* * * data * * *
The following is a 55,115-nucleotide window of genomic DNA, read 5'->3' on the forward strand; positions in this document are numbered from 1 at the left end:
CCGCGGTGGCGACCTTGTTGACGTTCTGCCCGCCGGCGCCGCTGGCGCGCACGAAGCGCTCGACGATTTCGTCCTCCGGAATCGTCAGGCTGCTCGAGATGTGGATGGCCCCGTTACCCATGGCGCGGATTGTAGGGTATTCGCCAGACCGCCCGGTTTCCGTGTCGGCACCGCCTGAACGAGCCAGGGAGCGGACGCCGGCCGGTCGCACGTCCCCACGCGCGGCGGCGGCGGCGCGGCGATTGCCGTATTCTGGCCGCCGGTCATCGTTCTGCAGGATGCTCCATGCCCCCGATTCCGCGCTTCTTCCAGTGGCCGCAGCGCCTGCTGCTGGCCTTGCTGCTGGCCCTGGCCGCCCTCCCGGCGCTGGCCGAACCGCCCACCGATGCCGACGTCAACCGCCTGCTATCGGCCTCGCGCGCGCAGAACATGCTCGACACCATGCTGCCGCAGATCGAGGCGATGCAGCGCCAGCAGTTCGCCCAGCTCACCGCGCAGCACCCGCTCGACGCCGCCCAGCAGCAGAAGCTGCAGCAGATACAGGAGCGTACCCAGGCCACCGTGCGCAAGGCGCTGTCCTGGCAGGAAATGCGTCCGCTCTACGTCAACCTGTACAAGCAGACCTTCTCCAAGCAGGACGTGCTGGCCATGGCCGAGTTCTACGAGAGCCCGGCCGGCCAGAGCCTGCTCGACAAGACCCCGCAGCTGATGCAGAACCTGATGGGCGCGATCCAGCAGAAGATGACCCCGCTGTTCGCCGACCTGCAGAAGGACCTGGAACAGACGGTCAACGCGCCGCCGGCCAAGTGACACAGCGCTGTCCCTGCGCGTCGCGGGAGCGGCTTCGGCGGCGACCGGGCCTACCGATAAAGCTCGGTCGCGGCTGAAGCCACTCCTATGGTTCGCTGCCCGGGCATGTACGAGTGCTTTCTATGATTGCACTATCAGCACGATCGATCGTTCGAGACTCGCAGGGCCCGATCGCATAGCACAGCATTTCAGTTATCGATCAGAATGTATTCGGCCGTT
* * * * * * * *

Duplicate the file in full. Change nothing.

The following is a 55,115-nucleotide window of genomic DNA, read 5'->3' on the forward strand; positions in this document are numbered from 1 at the left end:
CCGCGGTGGCGACCTTGTTGACGTTCTGCCCGCCGGCGCCGCTGGCGCGCACGAAGCGCTCGACGATTTCGTCCTCCGGAATCGTCAGGCTGCTCGAGATGTGGATGGCCCCGTTACCCATGGCGCGGATTGTAGGGTATTCGCCAGACCGCCCGGTTTCCGTGTCGGCACCGCCTGAACGAGCCAGGGAGCGGACGCCGGCCGGTCGCACGTCCCCACGCGCGGCGGCGGCGGCGCGGCGATTGCCGTATTCTGGCCGCCGGTCATCGTTCTGCAGGATGCTCCATGCCCCCGATTCCGCGCTTCTTCCAGTGGCCGCAGCGCCTGCTGCTGGCCTTGCTGCTGGCCCTGGCCGCCCTCCCGGCGCTGGCCGAACCGCCCACCGATGCCGACGTCAACCGCCTGCTATCGGCCTCGCGCGCGCAGAACATGCTCGACACCATGCTGCCGCAGATCGAGGCGATGCAGCGCCAGCAGTTCGCCCAGCTCACCGCGCAGCACCCGCTCGACGCCGCCCAGCAGCAGAAGCTGCAGCAGATACAGGAGCGTACCCAGGCCACCGTGCGCAAGGCGCTGTCCTGGCAGGAAATGCGTCCGCTCTACGTCAACCTGTACAAGCAGACCTTCTCCAAGCAGGACGTGCTGGCCATGGCCGAGTTCTACGAGAGCCCGGCCGGCCAGAGCCTGCTCGACAAGACCCCGCAGCTGATGCAGAACCTGATGGGCGCGATCCAGCAGAAGATGACCCCGCTGTTCGCCGACCTGCAGAAGGACCTGGAACAGACGGTCAACGCGCCGCCGGCCAAGTGACACAGCGCTGTCCCTGCGCGTCGCGGGAGCGGCTTCGGCGGCGACCGGGCCTACCGATAAAGCTCGGTCGCGGCTGAAGCCACTCCTATGGTTCGCTGCCCGGGCATGTACGAGTGCTTTCTATGATTGCACTATCAGCACGATCGATCGTTCGAGACTCGCAGGGCCCGATCGCATAGCACAGCATTTCAGTTATCGATCAGAATGTATTCGGCCGTT